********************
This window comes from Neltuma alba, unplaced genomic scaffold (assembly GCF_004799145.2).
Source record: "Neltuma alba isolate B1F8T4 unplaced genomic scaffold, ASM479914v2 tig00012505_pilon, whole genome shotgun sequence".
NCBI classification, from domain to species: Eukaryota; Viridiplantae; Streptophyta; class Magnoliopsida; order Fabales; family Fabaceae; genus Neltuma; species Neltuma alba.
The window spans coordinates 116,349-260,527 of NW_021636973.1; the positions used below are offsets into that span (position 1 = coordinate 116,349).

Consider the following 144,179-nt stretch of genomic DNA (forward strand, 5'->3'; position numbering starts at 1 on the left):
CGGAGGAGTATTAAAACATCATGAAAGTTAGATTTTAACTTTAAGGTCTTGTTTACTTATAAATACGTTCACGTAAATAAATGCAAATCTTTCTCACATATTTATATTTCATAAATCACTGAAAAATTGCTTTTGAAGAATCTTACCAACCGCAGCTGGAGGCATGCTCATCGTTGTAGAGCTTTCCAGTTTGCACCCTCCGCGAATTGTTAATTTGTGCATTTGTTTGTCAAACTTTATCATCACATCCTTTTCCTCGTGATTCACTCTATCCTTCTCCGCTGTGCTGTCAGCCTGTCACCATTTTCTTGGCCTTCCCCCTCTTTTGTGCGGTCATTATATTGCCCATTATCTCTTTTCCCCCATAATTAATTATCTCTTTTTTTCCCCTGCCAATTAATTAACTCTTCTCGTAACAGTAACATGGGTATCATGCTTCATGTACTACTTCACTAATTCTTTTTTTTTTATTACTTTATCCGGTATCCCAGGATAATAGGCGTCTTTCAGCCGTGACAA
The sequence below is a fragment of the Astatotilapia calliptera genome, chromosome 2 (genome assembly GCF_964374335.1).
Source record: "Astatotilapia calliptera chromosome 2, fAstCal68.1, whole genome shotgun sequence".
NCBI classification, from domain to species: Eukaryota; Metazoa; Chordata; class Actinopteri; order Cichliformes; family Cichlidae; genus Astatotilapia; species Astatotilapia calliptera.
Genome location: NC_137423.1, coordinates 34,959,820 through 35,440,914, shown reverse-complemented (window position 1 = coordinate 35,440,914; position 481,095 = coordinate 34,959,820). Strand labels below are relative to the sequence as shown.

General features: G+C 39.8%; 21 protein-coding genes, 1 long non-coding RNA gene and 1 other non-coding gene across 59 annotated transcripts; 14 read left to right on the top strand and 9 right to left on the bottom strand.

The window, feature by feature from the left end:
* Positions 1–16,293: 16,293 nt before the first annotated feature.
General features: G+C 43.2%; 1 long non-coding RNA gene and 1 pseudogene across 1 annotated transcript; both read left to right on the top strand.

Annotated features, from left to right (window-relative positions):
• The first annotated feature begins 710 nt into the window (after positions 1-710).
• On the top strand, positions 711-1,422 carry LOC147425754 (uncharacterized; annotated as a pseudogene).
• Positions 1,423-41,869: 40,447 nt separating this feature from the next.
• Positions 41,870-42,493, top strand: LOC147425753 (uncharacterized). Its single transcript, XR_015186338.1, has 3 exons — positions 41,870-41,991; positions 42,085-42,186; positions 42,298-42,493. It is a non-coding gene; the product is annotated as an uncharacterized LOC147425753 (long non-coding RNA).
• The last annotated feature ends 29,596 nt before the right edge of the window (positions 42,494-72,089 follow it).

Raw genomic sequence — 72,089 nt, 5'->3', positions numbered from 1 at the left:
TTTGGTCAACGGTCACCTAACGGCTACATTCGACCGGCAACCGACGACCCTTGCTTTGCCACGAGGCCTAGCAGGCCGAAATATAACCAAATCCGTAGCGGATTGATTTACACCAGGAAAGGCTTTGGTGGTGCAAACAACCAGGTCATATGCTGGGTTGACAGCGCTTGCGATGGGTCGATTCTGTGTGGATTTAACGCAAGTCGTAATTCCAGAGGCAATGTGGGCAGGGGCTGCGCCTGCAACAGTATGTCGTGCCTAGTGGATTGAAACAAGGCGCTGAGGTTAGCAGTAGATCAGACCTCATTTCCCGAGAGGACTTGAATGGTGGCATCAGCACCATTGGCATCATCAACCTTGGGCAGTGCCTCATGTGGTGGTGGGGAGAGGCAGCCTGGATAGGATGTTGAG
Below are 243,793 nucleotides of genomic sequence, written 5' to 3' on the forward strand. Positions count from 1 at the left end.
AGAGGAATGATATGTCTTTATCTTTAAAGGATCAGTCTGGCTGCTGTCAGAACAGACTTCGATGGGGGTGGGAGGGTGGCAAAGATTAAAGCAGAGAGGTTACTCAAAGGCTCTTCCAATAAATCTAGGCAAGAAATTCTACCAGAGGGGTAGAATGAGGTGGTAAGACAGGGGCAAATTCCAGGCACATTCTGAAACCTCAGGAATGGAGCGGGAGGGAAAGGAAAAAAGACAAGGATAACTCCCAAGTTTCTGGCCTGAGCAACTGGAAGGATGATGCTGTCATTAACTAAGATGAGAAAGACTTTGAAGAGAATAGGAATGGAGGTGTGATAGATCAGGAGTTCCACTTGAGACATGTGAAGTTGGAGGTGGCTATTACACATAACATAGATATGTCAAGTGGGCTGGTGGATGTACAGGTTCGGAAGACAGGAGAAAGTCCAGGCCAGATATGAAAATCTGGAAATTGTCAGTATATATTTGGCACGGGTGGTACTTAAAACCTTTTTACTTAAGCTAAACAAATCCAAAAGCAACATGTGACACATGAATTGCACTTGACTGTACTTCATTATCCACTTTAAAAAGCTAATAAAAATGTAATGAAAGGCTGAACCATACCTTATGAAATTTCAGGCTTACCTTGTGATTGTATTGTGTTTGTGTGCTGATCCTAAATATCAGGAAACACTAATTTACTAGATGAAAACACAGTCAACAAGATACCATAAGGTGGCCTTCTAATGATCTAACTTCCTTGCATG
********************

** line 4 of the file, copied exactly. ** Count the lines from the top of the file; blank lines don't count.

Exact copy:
The window spans coordinates 116,349-260,527 of NW_021636973.1; the positions used below are offsets into that span (position 1 = coordinate 116,349).